Outlawed as "degenerate art" by the Nazi, a treasure trove of sculptures was found buried in rubble.
Eleven sculptures outlawed by the Nazi in the late 1930s have been recovered.
The art collection was found in the bombed-out cellars of a Berlin house destroyed during World War II.
A treasure trove of sculptures banned by the Nazis has been uncovered from the bombed-out cellars of a Berlin house destroyed during World War II, German museum officials said on Monday.
Eleven bronze or terracotta statues, dating from the early 20th century and outlawed by the Nazis in the late 1930s as "degenerate art," will go on display Tuesday at Berlin's archeological museum, a kilometer (less than a mile) from where they were found just weeks ago.
Berlin mayor Klaus Wowereit said he was delighted at the find, just outside his City Hall, adding that ownership of the art pieces had not yet been determined.
"We should just be happy that these pieces have been found. The question of ownership is relatively unimportant," he added.
Eight of the sculptures, some of which are damaged, have been identified as the works of German artists Otto Baum, Otto Freundlich, Karl Knappe, Marg Moll, Emy Roeder, Edwin Scharff, Gustav Heinrich Wolff, and Naum Slutzky.
The other three are as yet unidentified, according to Hermann Parzinger, head of the Institute of Prussian Culture.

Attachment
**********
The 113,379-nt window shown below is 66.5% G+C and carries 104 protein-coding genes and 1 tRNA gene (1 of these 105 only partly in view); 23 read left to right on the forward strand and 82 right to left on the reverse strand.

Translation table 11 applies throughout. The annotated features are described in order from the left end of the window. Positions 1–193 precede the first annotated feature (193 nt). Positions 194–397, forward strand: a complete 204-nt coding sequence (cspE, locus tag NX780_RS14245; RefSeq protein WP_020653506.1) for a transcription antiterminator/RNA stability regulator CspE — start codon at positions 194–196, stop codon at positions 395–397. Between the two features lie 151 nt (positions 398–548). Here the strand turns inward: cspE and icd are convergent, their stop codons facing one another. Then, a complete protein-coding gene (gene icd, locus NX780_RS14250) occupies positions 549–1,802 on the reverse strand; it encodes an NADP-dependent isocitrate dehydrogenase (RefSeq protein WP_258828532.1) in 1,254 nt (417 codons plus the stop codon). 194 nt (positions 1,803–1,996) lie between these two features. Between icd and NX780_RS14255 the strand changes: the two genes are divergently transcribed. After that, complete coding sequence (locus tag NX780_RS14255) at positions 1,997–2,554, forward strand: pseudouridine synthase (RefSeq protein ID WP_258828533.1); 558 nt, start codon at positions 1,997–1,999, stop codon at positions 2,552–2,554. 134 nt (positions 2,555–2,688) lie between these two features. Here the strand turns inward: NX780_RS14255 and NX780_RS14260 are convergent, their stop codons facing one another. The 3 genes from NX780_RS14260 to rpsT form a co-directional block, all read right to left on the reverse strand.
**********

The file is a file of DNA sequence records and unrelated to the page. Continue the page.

The small-sized sculptures were among works seized from a number of museums in Germany in 1937 and then exhibited in Munich and other German cities by the Nazis as "degenerate art" which people were meant to laugh at.
The archaeologists found the artifacts as they were digging for medieval pieces in a trench which will form part of a new metro line in central Berlin.
Matthias Wemhoff, an archaeologist and director of Berlin's museum of early history, said a team had been looking for the remains of a 13th century town hall earlier this year when a worker found a bronze figurehead which had been dug up by a bulldozer.
"We thought we were digging for old 13th century remains and we came up with so-called degenerate art from the 20th century. Talk about being surprised," said Wemhoff.
More careful investigation of the remains of two cellars of a house destroyed by bombing in the late summer of 1944 revealed the other artifacts which, archeologists believe, tumbled down from the second or third floor of a house which collapsed after burning.
Specialists identified the sculptures, which all bore burn marks, from old photos showing some of the 20,000 objects confiscated by the Nazis from over 100 museums in the late 1930s.
Some of this art was sold abroad for hard currency, while much of the rest was destroyed or lost during the war.
Specialists believe the 11 sculptures, some of which were used in the making of a propaganda film in 1941, might have been saved by Erhard Oewerdieck, a tax inspector honored by the Yad Vashem holocaust museum in Israel for helping to save Jews during World War II.
Oewerdieck had an office in the destroyed building.